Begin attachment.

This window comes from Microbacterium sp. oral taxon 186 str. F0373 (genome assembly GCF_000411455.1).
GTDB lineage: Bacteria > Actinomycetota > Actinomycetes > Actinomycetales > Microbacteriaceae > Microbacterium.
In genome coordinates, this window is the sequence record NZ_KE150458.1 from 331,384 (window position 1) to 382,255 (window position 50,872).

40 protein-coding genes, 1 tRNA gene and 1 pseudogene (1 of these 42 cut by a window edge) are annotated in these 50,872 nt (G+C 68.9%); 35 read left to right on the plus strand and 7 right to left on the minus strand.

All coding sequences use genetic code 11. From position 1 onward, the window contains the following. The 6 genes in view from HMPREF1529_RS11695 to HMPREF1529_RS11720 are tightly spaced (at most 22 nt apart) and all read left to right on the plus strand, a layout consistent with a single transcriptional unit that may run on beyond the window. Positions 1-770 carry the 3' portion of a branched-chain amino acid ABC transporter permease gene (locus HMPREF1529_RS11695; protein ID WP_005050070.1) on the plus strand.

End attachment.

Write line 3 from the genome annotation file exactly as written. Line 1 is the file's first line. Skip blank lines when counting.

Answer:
In genome coordinates, this window is the sequence record NZ_KE150458.1 from 331,384 (window position 1) to 382,255 (window position 50,872).